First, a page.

European Festivals: Siena’s Palio (8:10)
Every year on July 2 and August 16, the medieval town of Siena hosts a frenzied horse race on the main square. Heralded by pageantry, it’s 90 seconds of craziness as 10 neighborhoods compete to win the Palio banner and bragging rights…until the next Palio.
Complete Video Script
Across Europe, festival traditions go back centuries and are filled with time-honored pageantry and ritual. Entire communities hurl themselves with abandon into the craziness. There’s no better example than here in Italy: Siena’s Palio.
In this gorgeously preserved Tuscan hill town, the Middle Ages seem to survive in the architecture. Its towering City Hall tower fronts an elegant shell-shaped main square: Il Campo. While its streets are peaceful they contain a lively legacy of civic pride and independence. And twice a year that spirit shows itself in a crazy horse race as it has for five centuries.
The city is divided into 17 neighborhoods (or “contrade”). These are autonomous, competitive, and filled with rivalries.
In this densely populated city, most of the year the contrade are almost indistinguishable. One small piazza or street looks much like the next, but as the Palio approaches the battle lines are drawn. The distinctive flags and colors of each contrada line the neighborhood showing their namesake mascot — like turtle, eagle, dragon…and a fierce-looking dolphin.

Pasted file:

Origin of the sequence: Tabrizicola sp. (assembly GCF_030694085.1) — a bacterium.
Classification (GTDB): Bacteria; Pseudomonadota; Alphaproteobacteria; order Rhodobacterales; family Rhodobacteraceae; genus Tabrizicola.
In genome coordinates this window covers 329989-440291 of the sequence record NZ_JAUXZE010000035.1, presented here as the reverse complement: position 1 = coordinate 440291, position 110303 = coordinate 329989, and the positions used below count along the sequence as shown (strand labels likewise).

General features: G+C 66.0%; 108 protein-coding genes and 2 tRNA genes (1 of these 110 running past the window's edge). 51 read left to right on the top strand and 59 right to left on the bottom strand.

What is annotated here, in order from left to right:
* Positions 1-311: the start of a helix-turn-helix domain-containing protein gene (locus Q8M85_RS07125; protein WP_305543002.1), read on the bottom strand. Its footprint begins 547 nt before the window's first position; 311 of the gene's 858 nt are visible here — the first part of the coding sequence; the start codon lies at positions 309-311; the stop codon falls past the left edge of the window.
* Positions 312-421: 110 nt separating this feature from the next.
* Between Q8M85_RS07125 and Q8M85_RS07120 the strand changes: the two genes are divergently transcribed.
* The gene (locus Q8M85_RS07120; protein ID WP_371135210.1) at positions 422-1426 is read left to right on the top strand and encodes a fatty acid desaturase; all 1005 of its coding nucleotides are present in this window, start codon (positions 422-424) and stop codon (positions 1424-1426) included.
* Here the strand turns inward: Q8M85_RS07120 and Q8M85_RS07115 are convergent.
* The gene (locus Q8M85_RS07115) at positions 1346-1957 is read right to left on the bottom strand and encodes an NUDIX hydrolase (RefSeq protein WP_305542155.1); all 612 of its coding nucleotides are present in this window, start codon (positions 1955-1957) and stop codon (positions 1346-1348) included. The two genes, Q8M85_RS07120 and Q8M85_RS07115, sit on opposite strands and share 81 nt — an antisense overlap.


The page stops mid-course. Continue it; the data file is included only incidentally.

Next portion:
All year long, citizens prepare. Women lovingly stitch vests and banners. Neighborhood fathers coach kids in drumming and flag throwing. Any time of year, if you hear drumming, check it out for a taste of the Palio to come.
And twice a year — each July and August — the entire city readies itself as 10 of the 17 neighborhoods — chosen by lottery — prepare for the big race. Its central square, Il Campo, is transformed into a medieval race track. Tons of clay are packed atop the cobbles, padding is added to the treacherous corners, and bleachers and railings are set up in anticipation of the big day.
While the horse race only lasts only a couple of minutes, for the Sienese the Palio is a way of life — for many it’s a philosophy. Locals joke that in Siena “you’re born, there’s the Palio, and then you die.”
While the jockeys — usually from out of town — are hired hands, the horses are the stars. Each neighborhood gets its horse through a lottery. They’re then adopted and showered with love — respected as if special neighborhood citizens. They’re groomed and washed and housed in stables right in the city center.
In the days leading up to the race, they’re frequently paraded through the streets for their admiring fans.
As race day approaches, processions break out across the city. Locals belt out passionate good luck choruses. With the waving flags and pounding drums, it all harkens back to the Middle Ages, when rituals like these boosted morale before battle.
Each contrada marches into Siena’s ornate cathedral. The centerpiece of the parade is the actual palio — that’s the famed and treasured banner — lovingly painted and featuring the Virgin Mary to whom the race is dedicated. The church is thronged, as all the neighborhoods wave their stirring flags in unison to honor the palio’s procession to the altar.